The following has been contributed by Steffani Cameron, who lives and works in Victoria. Just before the pandemic she completed a 4-year worldwide adventure that she has chronicled at FullNomad.com.
Playing with Old Grist Mill Preserves
When I took possession of a small pantry share from Old Grist Mill & Garden in Keremeos, it included a few things I’ve got a good idea on how and when to use them, like the Lemon Jelly or Quince Jelly, which will be delicious as anything from the sweetener in homemade dressings to using for the glaze on home-baked pastries.
But then it came with fun stuff like “Cowboy Candy” and “Roasted Garlic Scape Powder”.
As a share buyer, you’d have your own choices for the products you’re given, but us writerly types get what we’re given. Luckily, it’s been a fun exploration with Old Grist Mill Preserves!
When I chatted with Chris Mathieson, proprietor and chief food nerd, we got talking about kitchen essentials and recipes. The one recipe packing on the pounds at his house these days is listed on their website, a Rhubarb Upside-Down Cake, perfect for seasonal baking. Don’t forget to support BC Dairy Farmers by getting some whipped cream or ice cream on that plate too.
For us writers, budget-watching is natural, so splurging on food is something I think twice about doing – except with preserves and vinegars, because they’ll literally last years.
In my pantry share, I had Chili Lime Jelly. Sure, you can smear that on a bagel and cream cheese, but it’s also sensational in a marinade, like I did. I pureed several cloves of garlic, a tablespoon of Chili Lime Jelly, some peppercorns, olive oil, and a little white wine vinegar, then marinated a flank steak in that. It turned out delicious on the barbecue.
As for the Lemon and Quince jellies I mentioned earlier, they’ll be ideal in salad dressings or marinades too. Making dressings is simple – you need a whisk and a bowl, so it’s not high-tech science going on here.
Three parts oil to one part vinegar is the typical ratio, which Mathieson subscribes to, but I like more acid so I’m more a 3:2 kinda gal. Then you add your flavours – like a jelly that’ll be the flavour profile and bring sweetness. Next, use a subtle hand with a dash of mustard powder, or a bolder hand with a mustard you love. Me, I collect mustards and can choose from over a dozen – another great thing to invest in, since they’ll keep for years. Mustards will also help emulsify the dressing, so it coats your salad better.
Here’s an example:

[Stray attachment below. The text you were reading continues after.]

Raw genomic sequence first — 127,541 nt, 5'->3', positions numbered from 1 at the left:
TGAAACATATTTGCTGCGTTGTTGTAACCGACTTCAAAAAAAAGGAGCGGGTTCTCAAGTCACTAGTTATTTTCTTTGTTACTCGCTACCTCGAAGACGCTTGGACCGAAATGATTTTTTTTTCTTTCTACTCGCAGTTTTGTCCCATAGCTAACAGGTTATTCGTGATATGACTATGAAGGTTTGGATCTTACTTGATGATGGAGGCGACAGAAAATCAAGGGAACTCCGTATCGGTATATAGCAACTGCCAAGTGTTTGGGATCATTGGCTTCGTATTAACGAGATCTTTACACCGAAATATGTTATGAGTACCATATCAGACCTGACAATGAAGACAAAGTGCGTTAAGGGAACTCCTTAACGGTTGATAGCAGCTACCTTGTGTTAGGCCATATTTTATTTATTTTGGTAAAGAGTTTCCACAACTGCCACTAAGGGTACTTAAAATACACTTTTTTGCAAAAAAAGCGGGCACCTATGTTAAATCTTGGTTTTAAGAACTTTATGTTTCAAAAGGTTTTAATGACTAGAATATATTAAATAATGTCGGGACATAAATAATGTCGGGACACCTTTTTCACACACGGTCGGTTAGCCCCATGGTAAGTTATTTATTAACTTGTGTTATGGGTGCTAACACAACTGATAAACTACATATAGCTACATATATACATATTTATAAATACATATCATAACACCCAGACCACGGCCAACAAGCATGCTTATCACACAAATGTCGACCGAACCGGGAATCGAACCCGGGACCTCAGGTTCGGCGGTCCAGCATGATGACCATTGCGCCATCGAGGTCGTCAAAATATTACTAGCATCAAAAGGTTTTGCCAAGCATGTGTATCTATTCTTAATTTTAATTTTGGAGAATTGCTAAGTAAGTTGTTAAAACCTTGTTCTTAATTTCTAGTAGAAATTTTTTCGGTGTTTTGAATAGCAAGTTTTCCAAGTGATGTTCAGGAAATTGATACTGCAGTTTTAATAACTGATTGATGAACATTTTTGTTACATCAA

- 3 tablespoons olive oil
- 1-2 tablespoons vinegar of your choice (raspberry, champagne, white wine, you name it!)
- 2-3 teaspoons of your chosen jelly
- 1-2 teaspoons of mustard
- salt & pepper to taste
Essentially, any vinaigrette recipe you use that calls for sugar or honey, you can simply replace that with your Old Grist Mill jams or jellies. I’m hatching a plan to make a lemon-herb vinaigrette for my arugula and chicken salad, using the Lemon Jelly.
As someone who’s always ordered nachos with a “hold the jalapenos” caveat, you can imagine my surprise when it was the Pantry Share’s Cowboy Candy that I really fell hard for. It’s candied jalapenos, and they’re gold. Unlike some more mass-produced varieties of candied jalapenos I’ve seen in stores, Mathieson uses a drier process, resulting in a definitively more “candied” texture to the jalapenos. He tells me he loves making cheese breads with the jalapenos in them.
So, naturally, I got it in my head to make some sourdough hamburger buns with them. After I delivered a couple to my grill-fiend hunky Air Force pilot next door, he reported back that they were the best hamburger buns he’d ever had. Part of it is because the Cowboy Candy’s made with sugars and apple cider vinegar, both of which act as a “dough enhancer.”
But not everyone’s a bread baker. So, here’s the other thing that will now be a staple in my fridge – Cowboy Candy Mayo. Simply take a cup of your favourite commercial mayonnaise and add 2-3 tablespoons of the Cowboy Candy, blitz that up, and bam – the best burger spread you’ll ever have. Sriracha mayo ain’t got nothing on the complexity of Cowboy Candy mayo. I also use it for my breakfast sandwiches with an egg, two slices of bacon, and a slice of cheddar. (It’ll keep for as long as the mayo is good for, according to the jar’s best before date).
Breakfast sandwich first — my first-ever quail’s eggs of any kind. Plus bacon, cheddar, avocado and candied jalapeño mayonnaise. On a candied jalapeño homemade bun. pic.twitter.com/ceEz3iRScR— Steffani Cameron, Deep State Operative (@SnarkySteff) May 3, 2021
Another couple items to wow me are the two powders I received – “Roasted Garlic Scape” powder and “Mushr-umami” powder. They’re basically like dropkicking your food with flavour. The Roasted Garlic Scape powder, for instance, is amazing on anything with potatoes, for starters. Breakfast hash? Throw it in! Grilling a foil bag of potatoes? You need some powder! For those who don’t know, garlic scapes are part of the garlic plant, it tastes just like the head of garlic but a little mellower. These are roasted until dried, then turned into a boring-looking powder, but you’ll need far less of it for oomph than you think, and it brings way more to the party for complexity than regular garlic powder.
Ditto with the Mushr-umami powder. Use it to fortify sauces or add kick to mushroom risotto. Mix it in cream cheese for a nice sandwich spread.
What does the Chief Nerd and Food Geek at the Old Grist Mill consider as his must-have kitchen staples from their products? Why, the Cowboy Candy and their assortment of mustards, of course! Turns out that great geeks think alike. Mm, mustard.
With grilling and salad season upon us, why don’t you check out this $99 Pantry Share Staple intro box, and get a few jars of delicious goodies sent your way? You can also enter to win a $200 Pantry Share credit until May 13th.